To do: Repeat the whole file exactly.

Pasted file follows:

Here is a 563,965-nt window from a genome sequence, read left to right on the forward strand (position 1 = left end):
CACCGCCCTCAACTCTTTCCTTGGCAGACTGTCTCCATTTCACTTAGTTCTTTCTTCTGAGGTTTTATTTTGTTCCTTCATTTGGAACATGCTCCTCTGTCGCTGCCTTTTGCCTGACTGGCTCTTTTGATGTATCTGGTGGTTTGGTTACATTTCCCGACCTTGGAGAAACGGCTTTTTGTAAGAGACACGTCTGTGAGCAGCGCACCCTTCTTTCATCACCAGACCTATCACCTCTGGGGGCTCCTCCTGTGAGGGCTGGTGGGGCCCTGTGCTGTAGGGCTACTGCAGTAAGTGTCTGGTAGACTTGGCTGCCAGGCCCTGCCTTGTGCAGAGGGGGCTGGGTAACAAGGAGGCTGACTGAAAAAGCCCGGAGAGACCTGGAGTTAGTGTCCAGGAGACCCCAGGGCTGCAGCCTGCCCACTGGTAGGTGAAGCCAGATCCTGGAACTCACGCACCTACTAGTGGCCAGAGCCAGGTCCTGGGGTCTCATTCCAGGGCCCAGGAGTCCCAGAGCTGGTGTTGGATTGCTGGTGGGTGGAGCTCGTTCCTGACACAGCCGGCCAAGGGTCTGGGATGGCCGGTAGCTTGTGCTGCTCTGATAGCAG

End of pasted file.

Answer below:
Here is a 563,965-nt window from a genome sequence, read left to right on the forward strand (position 1 = left end):
CACCGCCCTCAACTCTTTCCTTGGCAGACTGTCTCCATTTCACTTAGTTCTTTCTTCTGAGGTTTTATTTTGTTCCTTCATTTGGAACATGCTCCTCTGTCGCTGCCTTTTGCCTGACTGGCTCTTTTGATGTATCTGGTGGTTTGGTTACATTTCCCGACCTTGGAGAAACGGCTTTTTGTAAGAGACACGTCTGTGAGCAGCGCACCCTTCTTTCATCACCAGACCTATCACCTCTGGGGGCTCCTCCTGTGAGGGCTGGTGGGGCCCTGTGCTGTAGGGCTACTGCAGTAAGTGTCTGGTAGACTTGGCTGCCAGGCCCTGCCTTGTGCAGAGGGGGCTGGGTAACAAGGAGGCTGACTGAAAAAGCCCGGAGAGACCTGGAGTTAGTGTCCAGGAGACCCCAGGGCTGCAGCCTGCCCACTGGTAGGTGAAGCCAGATCCTGGAACTCACGCACCTACTAGTGGCCAGAGCCAGGTCCTGGGGTCTCATTCCAGGGCCCAGGAGTCCCAGAGCTGGTGTTGGATTGCTGGTGGGTGGAGCTCGTTCCTGACACAGCCGGCCAAGGGTCTGGGATGGCCGGTAGCTTGTGCTGCTCTGATAGCAG